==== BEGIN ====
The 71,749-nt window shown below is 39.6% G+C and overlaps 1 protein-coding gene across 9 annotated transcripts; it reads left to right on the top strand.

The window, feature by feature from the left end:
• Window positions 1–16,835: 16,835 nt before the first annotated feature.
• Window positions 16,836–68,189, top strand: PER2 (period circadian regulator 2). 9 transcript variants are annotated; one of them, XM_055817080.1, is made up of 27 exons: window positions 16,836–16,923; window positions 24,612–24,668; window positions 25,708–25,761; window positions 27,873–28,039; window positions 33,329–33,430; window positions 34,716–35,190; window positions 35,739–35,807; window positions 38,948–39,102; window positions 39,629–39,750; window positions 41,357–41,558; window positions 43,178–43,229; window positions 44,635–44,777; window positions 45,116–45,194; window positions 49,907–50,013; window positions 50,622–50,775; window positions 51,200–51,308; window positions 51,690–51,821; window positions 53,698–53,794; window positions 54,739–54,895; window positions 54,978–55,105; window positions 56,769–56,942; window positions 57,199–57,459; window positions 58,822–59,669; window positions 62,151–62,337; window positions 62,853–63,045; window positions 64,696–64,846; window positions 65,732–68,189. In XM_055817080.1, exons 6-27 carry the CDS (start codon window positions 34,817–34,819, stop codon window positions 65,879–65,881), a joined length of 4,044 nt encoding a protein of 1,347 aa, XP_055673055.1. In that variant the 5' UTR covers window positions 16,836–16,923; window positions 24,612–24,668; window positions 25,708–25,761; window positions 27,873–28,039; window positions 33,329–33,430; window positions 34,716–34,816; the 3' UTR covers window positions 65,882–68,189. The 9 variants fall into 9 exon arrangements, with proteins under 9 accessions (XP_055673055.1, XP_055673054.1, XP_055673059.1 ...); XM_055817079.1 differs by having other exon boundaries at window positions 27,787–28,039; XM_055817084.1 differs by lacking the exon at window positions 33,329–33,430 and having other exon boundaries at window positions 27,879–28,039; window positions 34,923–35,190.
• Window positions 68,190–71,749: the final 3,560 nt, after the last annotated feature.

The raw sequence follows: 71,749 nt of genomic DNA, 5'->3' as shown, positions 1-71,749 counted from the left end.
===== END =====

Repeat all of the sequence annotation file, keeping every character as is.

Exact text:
The 71,749-nt window shown below is 39.6% G+C and overlaps 1 protein-coding gene across 9 annotated transcripts; it reads left to right on the top strand.

The window, feature by feature from the left end:
• Window positions 1–16,835: 16,835 nt before the first annotated feature.
• Window positions 16,836–68,189, top strand: PER2 (period circadian regulator 2). 9 transcript variants are annotated; one of them, XM_055817080.1, is made up of 27 exons: window positions 16,836–16,923; window positions 24,612–24,668; window positions 25,708–25,761; window positions 27,873–28,039; window positions 33,329–33,430; window positions 34,716–35,190; window positions 35,739–35,807; window positions 38,948–39,102; window positions 39,629–39,750; window positions 41,357–41,558; window positions 43,178–43,229; window positions 44,635–44,777; window positions 45,116–45,194; window positions 49,907–50,013; window positions 50,622–50,775; window positions 51,200–51,308; window positions 51,690–51,821; window positions 53,698–53,794; window positions 54,739–54,895; window positions 54,978–55,105; window positions 56,769–56,942; window positions 57,199–57,459; window positions 58,822–59,669; window positions 62,151–62,337; window positions 62,853–63,045; window positions 64,696–64,846; window positions 65,732–68,189. In XM_055817080.1, exons 6-27 carry the CDS (start codon window positions 34,817–34,819, stop codon window positions 65,879–65,881), a joined length of 4,044 nt encoding a protein of 1,347 aa, XP_055673055.1. In that variant the 5' UTR covers window positions 16,836–16,923; window positions 24,612–24,668; window positions 25,708–25,761; window positions 27,873–28,039; window positions 33,329–33,430; window positions 34,716–34,816; the 3' UTR covers window positions 65,882–68,189. The 9 variants fall into 9 exon arrangements, with proteins under 9 accessions (XP_055673055.1, XP_055673054.1, XP_055673059.1 ...); XM_055817079.1 differs by having other exon boundaries at window positions 27,787–28,039; XM_055817084.1 differs by lacking the exon at window positions 33,329–33,430 and having other exon boundaries at window positions 27,879–28,039; window positions 34,923–35,190.
• Window positions 68,190–71,749: the final 3,560 nt, after the last annotated feature.

The raw sequence follows: 71,749 nt of genomic DNA, 5'->3' as shown, positions 1-71,749 counted from the left end.